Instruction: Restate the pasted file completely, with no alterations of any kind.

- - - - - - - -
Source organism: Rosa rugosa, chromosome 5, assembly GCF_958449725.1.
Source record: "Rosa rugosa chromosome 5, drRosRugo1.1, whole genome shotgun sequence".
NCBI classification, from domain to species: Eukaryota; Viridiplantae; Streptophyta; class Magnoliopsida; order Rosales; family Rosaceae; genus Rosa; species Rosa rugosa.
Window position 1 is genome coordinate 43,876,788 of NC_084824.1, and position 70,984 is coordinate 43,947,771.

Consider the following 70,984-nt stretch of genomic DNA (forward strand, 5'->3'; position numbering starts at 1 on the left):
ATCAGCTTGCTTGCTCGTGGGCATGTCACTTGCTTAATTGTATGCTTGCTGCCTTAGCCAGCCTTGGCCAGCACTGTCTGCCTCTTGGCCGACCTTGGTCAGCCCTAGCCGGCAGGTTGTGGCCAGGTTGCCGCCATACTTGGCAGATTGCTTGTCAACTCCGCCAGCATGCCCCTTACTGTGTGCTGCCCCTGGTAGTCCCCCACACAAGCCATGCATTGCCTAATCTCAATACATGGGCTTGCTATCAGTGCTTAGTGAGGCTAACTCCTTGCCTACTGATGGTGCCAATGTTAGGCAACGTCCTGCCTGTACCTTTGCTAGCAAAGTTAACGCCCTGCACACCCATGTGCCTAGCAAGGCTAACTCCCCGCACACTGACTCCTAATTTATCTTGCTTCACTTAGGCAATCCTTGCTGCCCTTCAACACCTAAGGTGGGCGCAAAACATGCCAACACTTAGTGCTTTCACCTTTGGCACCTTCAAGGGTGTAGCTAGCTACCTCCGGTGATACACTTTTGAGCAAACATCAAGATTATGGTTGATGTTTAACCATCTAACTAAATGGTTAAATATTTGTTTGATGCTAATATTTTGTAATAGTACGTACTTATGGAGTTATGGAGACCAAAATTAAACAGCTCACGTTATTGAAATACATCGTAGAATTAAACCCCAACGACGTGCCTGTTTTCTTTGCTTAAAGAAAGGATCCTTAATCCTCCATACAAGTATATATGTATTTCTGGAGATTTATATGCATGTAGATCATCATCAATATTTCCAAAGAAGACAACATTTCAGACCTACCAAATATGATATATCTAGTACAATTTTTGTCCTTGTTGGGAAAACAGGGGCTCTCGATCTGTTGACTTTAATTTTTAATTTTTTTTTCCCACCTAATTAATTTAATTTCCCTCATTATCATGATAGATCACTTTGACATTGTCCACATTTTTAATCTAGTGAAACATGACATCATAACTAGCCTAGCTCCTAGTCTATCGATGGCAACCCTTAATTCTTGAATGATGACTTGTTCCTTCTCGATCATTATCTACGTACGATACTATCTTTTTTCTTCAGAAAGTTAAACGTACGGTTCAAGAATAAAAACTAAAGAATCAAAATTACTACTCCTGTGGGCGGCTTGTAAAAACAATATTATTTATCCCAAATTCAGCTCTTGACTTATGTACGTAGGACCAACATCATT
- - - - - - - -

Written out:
Source organism: Rosa rugosa, chromosome 5, assembly GCF_958449725.1.
Source record: "Rosa rugosa chromosome 5, drRosRugo1.1, whole genome shotgun sequence".
NCBI classification, from domain to species: Eukaryota; Viridiplantae; Streptophyta; class Magnoliopsida; order Rosales; family Rosaceae; genus Rosa; species Rosa rugosa.
Window position 1 is genome coordinate 43,876,788 of NC_084824.1, and position 70,984 is coordinate 43,947,771.

Consider the following 70,984-nt stretch of genomic DNA (forward strand, 5'->3'; position numbering starts at 1 on the left):
ATCAGCTTGCTTGCTCGTGGGCATGTCACTTGCTTAATTGTATGCTTGCTGCCTTAGCCAGCCTTGGCCAGCACTGTCTGCCTCTTGGCCGACCTTGGTCAGCCCTAGCCGGCAGGTTGTGGCCAGGTTGCCGCCATACTTGGCAGATTGCTTGTCAACTCCGCCAGCATGCCCCTTACTGTGTGCTGCCCCTGGTAGTCCCCCACACAAGCCATGCATTGCCTAATCTCAATACATGGGCTTGCTATCAGTGCTTAGTGAGGCTAACTCCTTGCCTACTGATGGTGCCAATGTTAGGCAACGTCCTGCCTGTACCTTTGCTAGCAAAGTTAACGCCCTGCACACCCATGTGCCTAGCAAGGCTAACTCCCCGCACACTGACTCCTAATTTATCTTGCTTCACTTAGGCAATCCTTGCTGCCCTTCAACACCTAAGGTGGGCGCAAAACATGCCAACACTTAGTGCTTTCACCTTTGGCACCTTCAAGGGTGTAGCTAGCTACCTCCGGTGATACACTTTTGAGCAAACATCAAGATTATGGTTGATGTTTAACCATCTAACTAAATGGTTAAATATTTGTTTGATGCTAATATTTTGTAATAGTACGTACTTATGGAGTTATGGAGACCAAAATTAAACAGCTCACGTTATTGAAATACATCGTAGAATTAAACCCCAACGACGTGCCTGTTTTCTTTGCTTAAAGAAAGGATCCTTAATCCTCCATACAAGTATATATGTATTTCTGGAGATTTATATGCATGTAGATCATCATCAATATTTCCAAAGAAGACAACATTTCAGACCTACCAAATATGATATATCTAGTACAATTTTTGTCCTTGTTGGGAAAACAGGGGCTCTCGATCTGTTGACTTTAATTTTTAATTTTTTTTTCCCACCTAATTAATTTAATTTCCCTCATTATCATGATAGATCACTTTGACATTGTCCACATTTTTAATCTAGTGAAACATGACATCATAACTAGCCTAGCTCCTAGTCTATCGATGGCAACCCTTAATTCTTGAATGATGACTTGTTCCTTCTCGATCATTATCTACGTACGATACTATCTTTTTTCTTCAGAAAGTTAAACGTACGGTTCAAGAATAAAAACTAAAGAATCAAAATTACTACTCCTGTGGGCGGCTTGTAAAAACAATATTATTTATCCCAAATTCAGCTCTTGACTTATGTACGTAGGACCAACATCATT